The project would start and then be dropped. People would try to get public water to the area but were never successful. Then a group of residents decided to try again. Dishman found out that every application for water had to be notarized, so he got himself a notary license.
The group went door to door in the neighborhood and asked people to fill out applications for public water. Dishman said that helped get the project off the ground once again.
Some residents of that area currently get their water from a spring located off Sulfur Spring Valley Drive near Duffield. The spring is located off a bumpy gravel road next to an old log cabin.
A hodgepodge of tubes, guttering and pipes carries the spring water down to the end of the road and out a tube into a creek. Residents go to this spring for any water need, as evidenced by a discarded yellow milk jug found lying beside the creek. The water from the spring has been tested and found to have high levels of E. coli.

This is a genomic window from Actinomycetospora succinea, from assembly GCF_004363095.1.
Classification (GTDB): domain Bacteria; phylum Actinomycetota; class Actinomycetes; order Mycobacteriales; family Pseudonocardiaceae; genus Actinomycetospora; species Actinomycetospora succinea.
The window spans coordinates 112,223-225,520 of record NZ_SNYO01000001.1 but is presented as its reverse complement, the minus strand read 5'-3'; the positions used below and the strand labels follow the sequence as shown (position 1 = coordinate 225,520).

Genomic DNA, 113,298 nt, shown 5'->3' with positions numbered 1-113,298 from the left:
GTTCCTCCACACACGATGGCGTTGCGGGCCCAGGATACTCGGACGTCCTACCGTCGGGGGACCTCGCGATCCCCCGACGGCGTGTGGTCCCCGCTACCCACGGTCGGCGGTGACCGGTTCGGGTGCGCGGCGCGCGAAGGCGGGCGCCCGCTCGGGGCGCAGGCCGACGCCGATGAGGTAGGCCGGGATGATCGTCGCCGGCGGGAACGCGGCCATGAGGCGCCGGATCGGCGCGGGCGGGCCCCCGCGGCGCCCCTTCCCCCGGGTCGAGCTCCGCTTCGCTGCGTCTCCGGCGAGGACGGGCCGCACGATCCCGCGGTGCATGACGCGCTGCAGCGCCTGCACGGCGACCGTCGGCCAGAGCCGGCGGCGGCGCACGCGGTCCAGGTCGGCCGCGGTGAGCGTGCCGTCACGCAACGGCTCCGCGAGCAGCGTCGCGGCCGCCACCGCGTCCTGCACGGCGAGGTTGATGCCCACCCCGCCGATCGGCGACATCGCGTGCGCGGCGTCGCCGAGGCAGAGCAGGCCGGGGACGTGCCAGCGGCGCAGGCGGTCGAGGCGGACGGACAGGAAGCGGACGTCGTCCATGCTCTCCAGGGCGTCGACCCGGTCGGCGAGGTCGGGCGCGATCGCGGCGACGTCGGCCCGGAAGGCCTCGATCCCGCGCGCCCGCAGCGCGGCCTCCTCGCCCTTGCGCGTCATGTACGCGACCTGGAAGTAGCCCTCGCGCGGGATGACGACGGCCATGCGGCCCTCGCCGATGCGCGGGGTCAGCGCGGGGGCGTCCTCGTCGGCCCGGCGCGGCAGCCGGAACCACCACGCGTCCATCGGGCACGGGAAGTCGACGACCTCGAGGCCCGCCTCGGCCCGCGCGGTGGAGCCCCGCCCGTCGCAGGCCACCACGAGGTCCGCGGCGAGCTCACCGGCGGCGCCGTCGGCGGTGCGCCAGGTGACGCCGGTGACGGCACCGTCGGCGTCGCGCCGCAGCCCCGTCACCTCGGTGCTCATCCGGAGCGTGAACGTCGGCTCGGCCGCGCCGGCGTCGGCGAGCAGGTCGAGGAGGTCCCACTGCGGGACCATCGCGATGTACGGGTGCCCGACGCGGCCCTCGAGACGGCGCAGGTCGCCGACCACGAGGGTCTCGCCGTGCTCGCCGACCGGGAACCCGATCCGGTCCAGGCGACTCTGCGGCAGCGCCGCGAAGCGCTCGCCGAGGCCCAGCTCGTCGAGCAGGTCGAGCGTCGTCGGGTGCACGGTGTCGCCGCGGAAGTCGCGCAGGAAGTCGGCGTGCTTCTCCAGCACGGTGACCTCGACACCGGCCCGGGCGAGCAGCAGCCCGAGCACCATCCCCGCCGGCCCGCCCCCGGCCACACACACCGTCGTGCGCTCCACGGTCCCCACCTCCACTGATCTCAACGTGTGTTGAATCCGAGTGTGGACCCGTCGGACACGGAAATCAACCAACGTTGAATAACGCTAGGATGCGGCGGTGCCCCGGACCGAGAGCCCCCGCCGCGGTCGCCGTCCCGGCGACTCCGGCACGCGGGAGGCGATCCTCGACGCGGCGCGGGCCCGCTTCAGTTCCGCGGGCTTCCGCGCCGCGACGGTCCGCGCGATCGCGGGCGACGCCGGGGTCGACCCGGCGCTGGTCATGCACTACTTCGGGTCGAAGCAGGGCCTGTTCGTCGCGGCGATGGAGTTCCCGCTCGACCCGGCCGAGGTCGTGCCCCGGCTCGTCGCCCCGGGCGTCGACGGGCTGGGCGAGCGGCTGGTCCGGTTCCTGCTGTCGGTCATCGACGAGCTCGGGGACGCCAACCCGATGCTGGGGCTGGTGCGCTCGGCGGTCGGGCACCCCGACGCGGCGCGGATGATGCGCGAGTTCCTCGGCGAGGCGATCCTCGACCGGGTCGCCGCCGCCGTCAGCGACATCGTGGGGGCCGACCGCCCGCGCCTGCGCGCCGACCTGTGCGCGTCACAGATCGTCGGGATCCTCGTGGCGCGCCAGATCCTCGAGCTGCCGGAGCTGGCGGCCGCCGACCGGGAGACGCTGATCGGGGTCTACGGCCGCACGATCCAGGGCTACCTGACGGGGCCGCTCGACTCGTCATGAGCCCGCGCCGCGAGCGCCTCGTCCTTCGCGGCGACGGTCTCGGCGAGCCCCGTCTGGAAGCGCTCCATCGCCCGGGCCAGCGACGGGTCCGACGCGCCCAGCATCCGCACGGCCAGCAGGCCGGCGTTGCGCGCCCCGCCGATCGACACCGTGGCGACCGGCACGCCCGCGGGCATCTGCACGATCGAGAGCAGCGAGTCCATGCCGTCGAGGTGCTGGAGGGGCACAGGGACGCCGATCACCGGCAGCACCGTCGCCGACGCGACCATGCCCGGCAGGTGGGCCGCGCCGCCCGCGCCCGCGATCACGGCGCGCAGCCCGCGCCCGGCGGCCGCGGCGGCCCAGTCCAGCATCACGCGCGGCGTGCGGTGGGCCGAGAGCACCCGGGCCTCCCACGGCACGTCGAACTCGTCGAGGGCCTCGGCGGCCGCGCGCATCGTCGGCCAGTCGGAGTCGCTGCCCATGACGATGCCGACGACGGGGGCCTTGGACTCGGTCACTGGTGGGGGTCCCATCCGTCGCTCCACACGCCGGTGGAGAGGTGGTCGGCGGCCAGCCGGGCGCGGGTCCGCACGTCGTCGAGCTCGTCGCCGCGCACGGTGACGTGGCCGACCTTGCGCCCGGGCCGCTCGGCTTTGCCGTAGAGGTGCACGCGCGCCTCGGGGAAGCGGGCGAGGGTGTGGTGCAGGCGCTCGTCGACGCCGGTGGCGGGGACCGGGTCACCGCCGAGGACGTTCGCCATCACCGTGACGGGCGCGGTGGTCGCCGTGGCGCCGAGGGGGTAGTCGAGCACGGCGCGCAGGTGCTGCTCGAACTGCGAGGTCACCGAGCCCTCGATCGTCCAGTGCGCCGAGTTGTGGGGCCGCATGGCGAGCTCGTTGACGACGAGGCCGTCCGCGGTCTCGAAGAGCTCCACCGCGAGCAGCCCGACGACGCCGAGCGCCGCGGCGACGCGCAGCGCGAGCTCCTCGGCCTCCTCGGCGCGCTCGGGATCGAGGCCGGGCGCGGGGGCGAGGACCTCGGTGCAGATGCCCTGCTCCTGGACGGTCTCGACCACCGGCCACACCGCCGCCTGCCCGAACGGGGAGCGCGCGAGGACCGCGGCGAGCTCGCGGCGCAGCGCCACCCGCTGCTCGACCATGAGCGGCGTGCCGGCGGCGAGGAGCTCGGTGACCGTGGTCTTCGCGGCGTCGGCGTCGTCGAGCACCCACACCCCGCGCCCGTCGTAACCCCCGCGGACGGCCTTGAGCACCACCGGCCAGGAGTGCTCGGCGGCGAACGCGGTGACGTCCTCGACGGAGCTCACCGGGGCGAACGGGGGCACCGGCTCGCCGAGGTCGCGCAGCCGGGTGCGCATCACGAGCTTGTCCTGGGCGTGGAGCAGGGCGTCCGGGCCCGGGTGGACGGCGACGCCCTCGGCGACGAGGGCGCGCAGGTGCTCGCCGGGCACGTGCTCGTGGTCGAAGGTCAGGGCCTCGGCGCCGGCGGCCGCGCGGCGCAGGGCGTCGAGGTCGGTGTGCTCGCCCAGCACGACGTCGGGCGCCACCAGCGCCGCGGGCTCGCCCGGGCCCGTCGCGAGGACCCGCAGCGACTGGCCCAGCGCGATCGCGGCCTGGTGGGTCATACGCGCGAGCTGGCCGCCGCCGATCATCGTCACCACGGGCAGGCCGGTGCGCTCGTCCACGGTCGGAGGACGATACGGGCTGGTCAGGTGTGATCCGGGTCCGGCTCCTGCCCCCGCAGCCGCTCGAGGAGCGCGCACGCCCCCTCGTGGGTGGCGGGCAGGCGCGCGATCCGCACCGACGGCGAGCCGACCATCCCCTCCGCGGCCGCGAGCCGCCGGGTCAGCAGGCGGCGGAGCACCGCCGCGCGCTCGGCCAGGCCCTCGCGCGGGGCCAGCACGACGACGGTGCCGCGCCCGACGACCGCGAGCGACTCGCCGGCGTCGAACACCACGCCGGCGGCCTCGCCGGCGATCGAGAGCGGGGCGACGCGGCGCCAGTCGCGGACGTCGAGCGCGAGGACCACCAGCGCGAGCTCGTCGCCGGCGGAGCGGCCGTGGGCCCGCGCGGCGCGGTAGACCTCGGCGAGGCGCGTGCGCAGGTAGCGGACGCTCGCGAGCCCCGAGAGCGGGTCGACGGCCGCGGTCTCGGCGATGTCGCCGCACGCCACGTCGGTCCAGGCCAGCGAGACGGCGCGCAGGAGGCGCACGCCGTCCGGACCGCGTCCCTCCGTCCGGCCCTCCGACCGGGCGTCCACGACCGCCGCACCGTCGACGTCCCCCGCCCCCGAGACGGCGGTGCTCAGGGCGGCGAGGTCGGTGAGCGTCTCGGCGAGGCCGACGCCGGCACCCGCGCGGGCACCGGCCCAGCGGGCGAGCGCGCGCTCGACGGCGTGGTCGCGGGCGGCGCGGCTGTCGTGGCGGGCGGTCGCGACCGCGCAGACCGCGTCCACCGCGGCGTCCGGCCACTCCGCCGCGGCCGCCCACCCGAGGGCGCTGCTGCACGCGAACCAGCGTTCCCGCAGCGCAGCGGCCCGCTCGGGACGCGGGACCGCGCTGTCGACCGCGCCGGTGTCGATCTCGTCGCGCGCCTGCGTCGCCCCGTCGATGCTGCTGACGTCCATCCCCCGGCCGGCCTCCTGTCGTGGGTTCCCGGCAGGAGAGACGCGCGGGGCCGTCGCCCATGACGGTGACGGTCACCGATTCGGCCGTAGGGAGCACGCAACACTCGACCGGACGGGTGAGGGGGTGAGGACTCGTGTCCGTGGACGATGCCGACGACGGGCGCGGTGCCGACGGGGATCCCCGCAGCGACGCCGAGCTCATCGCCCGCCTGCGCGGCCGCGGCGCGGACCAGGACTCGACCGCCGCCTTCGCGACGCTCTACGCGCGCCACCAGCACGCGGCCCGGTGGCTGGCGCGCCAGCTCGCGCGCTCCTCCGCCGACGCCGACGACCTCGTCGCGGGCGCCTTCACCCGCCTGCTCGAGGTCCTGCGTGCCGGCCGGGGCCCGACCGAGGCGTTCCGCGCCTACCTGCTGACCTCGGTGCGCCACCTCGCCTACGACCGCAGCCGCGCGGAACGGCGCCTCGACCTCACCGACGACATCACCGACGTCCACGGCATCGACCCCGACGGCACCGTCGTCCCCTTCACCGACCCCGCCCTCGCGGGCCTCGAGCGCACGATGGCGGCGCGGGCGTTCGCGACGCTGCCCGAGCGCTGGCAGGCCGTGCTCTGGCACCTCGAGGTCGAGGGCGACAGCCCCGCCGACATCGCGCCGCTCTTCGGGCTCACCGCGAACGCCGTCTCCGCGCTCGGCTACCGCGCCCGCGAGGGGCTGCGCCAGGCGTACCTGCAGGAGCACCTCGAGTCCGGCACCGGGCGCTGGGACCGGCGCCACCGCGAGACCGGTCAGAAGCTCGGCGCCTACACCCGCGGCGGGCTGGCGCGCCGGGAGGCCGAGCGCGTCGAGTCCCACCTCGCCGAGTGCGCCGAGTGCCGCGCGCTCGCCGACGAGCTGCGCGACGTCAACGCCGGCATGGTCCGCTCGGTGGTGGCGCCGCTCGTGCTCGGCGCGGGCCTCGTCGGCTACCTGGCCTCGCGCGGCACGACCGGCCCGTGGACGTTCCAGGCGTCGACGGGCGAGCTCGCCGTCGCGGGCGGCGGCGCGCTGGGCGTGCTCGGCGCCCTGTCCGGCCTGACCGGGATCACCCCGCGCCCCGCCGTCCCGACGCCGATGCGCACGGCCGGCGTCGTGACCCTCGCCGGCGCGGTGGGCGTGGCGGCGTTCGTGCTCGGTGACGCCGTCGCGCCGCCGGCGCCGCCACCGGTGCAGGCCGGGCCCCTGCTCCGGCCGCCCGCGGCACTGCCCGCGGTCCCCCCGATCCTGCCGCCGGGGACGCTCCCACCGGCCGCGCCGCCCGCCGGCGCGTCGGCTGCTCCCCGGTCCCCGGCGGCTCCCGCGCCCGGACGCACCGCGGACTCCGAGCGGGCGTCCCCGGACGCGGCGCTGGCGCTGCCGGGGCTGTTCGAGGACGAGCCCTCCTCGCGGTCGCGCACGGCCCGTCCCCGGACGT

So when the announcement came last week that the Scott County Public Service Authority had received nearly $7 million in funding to extend public water to the area, Dishman was thrilled.
“I am really elated,” he said.
The Scott County PSA announced Wednesday it will build 18 miles of water lines, install 95 water meters, three fire hydrants and other needed equipment in the Fairview area at a cost of $6,920,000. Much of the funding will come in the form of a loan from the USDA ($4,801,000) while the rest will be covered by grants from various agencies.
The funding for this project is unique in that the PSA, along with using grants, refinanced existing debt in order to finance the new loan.
According to Darien Music, an engineer with Crossroads Engineering LLC, one of the companies working on the project, the final design will begin immediately. Advertising for construction bids will begin in the middle of 2018 with work expected to begin in the fall of 2018.
Much of the construction will take place on public right of ways and very little will be on private property.
A water main already runs down a portion of Fairview Drive, so the new mains will be connected to that line. All the water will come from the Duffield water system.
Valves are placed every 2,000 feet on water mains, which means the PSA could offer water to residents even as construction continues on the lines. All construction could be wrapped up within a year.
“We’re looking at different strategies to try and expedite the construction,” Music said. “We’re going to do all we can to get this installed as quick as possible.”